Sisi should be a man of the people, not scared of them

One of the problems Hosni Mubarak suffered from during his last years as president was that he let himself be held captive by security and his guards. His security team transformed from a team that aims to protect him into a team restraining him and the president thus became hostage. So, he lived in isolation and while he could see what was going on around him, he became detached from reality. In brief, the president became prisoner of security fears as his own guards turned into jailers wearing kid gloves.

A leader’s worst problem is allowing himself to give in to his security fears. In this case, he closes in on himself and becomes overly concerned for his security without realizing the repercussions. This would make things extremely easy for the guards as they would thus provide the official’s safety by preventing him from moving from one place to another or by at least restraining this activity.

A leader’s worst problem is allowing himself to give in to his security fears

Abdel Latif el-Menawy

One of the points that made me pause and which upset me was that security-related issues would dominate the behavior and life of Egypt’s new president. The phase of the electoral campaign was reason enough for this fear as the then-candidate’s activity was very limited due to security reasons. I was afraid this would be the case in the future especially as there were introductions that the state of fear over the president’s security is of supreme importance. I was thus afraid that Sisi would give up to this security grip which calls on him to plan where he’s going and whom he’s meeting with ahead of time - hours or even days ahead.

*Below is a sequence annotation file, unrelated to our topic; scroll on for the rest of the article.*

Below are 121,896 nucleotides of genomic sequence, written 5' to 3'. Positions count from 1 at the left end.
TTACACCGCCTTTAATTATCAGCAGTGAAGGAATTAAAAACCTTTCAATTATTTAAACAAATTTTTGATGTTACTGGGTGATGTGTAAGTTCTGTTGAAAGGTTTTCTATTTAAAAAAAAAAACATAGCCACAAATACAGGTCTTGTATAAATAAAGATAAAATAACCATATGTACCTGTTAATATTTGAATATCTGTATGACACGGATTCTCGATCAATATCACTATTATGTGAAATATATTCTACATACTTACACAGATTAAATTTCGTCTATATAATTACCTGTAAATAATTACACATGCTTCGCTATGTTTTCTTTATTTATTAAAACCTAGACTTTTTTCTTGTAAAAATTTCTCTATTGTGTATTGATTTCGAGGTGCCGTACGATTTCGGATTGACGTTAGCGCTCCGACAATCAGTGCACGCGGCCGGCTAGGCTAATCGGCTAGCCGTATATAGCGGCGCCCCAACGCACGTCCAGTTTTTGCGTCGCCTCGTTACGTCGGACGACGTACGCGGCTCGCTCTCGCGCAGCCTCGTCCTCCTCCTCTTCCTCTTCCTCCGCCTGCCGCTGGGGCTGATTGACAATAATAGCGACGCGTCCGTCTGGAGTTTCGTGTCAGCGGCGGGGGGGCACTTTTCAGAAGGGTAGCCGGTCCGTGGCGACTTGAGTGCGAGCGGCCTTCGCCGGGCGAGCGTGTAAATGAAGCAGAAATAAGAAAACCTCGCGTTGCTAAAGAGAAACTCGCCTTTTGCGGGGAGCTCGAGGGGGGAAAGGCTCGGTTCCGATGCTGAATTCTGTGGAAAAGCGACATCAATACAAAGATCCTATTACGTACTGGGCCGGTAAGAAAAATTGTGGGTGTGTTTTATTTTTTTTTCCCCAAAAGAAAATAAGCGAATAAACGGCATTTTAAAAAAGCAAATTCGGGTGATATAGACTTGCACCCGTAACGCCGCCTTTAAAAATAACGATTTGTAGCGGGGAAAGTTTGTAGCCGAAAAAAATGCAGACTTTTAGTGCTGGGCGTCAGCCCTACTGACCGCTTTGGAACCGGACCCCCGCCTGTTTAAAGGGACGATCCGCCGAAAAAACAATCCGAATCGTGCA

The nature of the man

I knew well that this contradicts with the nature of the man who frequently said that his decision is to live among the people and that people must expect to find him among them anytime.

This fear took over me during the last phase, and I said to many people that the best means the president can adopt is to resort to the military style in which the decision to act is taken and implemented at the same moment.

It means the president is the one who decides what he wants to do and that others have to adjust themselves to this. Therefore, the president becomes the leader of his groups, including of his security members, and he doesn’t allow these members to restrain him or isolate him from the people.

What I’ve seen so far is that Sisi resorts to this decision-making style. He was at the hospital visiting the victim of the sexual assault then he led thousands of cyclists. The latter scene did not only convey the intention to unite with the people but it also revealed the intention to get closer to problems.

What I expect in the upcoming phase is that if the president continues to adopt this style and manages to impose it on those around him, we will one day see him at a governmental institution and another at a factory and another at a school. I would like to remind you that Egypt is a lot bigger than Cairo and that Egyptians are not only present in the capital but are present in the entire country. Therefore, I hope the president’s activity in the upcoming phase includes all Egyptians and all Egyptian territories.

This article was first published in al-Masry al-Youm on June 16, 2014.


Abdel Latif el-Menawy is an author, columnist and multimedia journalist who has covered conflicts around the world. He is the author of “Tahrir: the last 18 days of Mubarak,” a book he wrote as an eyewitness to events during the 18 days before the stepping down of former Egyptian President Hosni Mubarak. Menawy’s most recent public position was head of Egypt’s News Center. He is a member of the National Union of Journalists in the United Kingdom, and the Egyptian Journalists Syndicate. He can be found on Twitter @ALMenawy


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